By the time I picked up running fifteen years ago, I already had a special relationship with words and language. In college, one of my majors was French and I’d also gotten a graduate degree in translation and interpretation. I journaled intermittently and was my extended family’s editor-in-chief.
But I only became a writer because I started running. At first, I noted that I could work out all kinds of personal problems while running. The arguments my mind cooked up were -or at least felt- brilliant and incontrovertible: Here’s why we must demand district outplacement for my autistic son and here’s why my husband needs to look for a new job.
Beyond my immediate concerns, insights on bigger issues would manifest too -things like The fight against climate change must begin in the classroom, or Where do socialism and capitalism intersect?
Glimpses of Truth
The insights sometimes feel like truths, or at least like glimpses of truths. Even small observations can spark reflection on big ideas. At some point, I felt compelled to write them down. At first, all the stuff I wrote had to do with parenting Diego, my developmentally disabled son. He was a teenager then and I was coming to grips with my huge denial and guilt.
My husband and my neurotypical son (Andres) began to encourage me to do something with all my notes. Their nudges helped but it was the accumulated mileage that gave me the confidence to click “publish”.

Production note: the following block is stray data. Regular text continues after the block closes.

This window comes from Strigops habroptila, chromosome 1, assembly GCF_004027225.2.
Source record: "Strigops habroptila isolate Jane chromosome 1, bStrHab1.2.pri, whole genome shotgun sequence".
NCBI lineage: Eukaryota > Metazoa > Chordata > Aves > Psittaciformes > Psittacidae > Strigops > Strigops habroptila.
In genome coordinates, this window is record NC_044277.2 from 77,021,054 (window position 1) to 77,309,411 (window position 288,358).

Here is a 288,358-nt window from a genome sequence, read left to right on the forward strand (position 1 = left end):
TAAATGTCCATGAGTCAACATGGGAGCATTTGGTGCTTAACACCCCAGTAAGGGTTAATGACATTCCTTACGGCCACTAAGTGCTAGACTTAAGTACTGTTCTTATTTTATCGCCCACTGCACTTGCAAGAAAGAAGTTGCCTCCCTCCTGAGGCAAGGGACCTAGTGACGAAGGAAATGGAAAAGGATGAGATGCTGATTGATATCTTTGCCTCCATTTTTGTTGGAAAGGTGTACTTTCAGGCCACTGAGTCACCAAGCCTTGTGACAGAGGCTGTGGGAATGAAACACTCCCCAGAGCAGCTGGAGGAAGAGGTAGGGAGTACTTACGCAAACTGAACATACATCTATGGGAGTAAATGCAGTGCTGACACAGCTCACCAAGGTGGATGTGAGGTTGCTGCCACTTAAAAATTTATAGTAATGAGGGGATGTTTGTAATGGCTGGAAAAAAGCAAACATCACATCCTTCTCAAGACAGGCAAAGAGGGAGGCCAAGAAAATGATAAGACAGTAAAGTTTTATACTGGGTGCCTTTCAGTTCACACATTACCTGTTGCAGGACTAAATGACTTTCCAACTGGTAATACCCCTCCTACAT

As I started to focus on readers, I discovered the essence of the craft: revising, editing, rewriting — which is what makes the writing have a shot at becoming good enough to be worth reading, regardless of the subject matter.
Running is central to my impulse to write stories. I don’t know exactly where my “glimpses of truth” will lead, but I try to capture them at the moment before they dissipate.
I’ll stop running for a few seconds to dictate my thoughts into my Braintoss app, which then sends them to my email inbox. Sometimes, what I dictate sits in my inbox for months or ends up deleted, but much of it makes it into a story or is the main topic of a story such as this one.
Almost any thought can be patterned in multiple ways. Take this Braintoss-worthy thought I had one recent morning as I ran past a house across the street from a cemetery: I’d like to live across from a cemetery because I’d be frequently reminded that I’ll soon be dead, no matter how long I live.
The topic of death could be framed in a dark, depressing way or in a funny, lighthearted way. Or the word patterns can be so well crafted as to make it both. That’s the genius of, for example, David Sedaris, one of those writers I’ll read even if it’s a 5,000-word essay on colanders.
At this point, I write about all kinds of topics, although Diego continues to figure in a lot of my content. I have developed my craft enough to have one paying client for whom I write posts on teaching and learning. She reached out to me after reading my posts on Medium, and I’ve thought about actively looking for more gigs.
In the meantime, while my body still allows it, I’ll continue to pound away on the ground and let running do its thing. What’s more, you know those people, usually older people, who run slower than you can walk? When my joints and muscles fail me, I’ll be one of them.
A version of this article was originally published in The Writing Cooperative.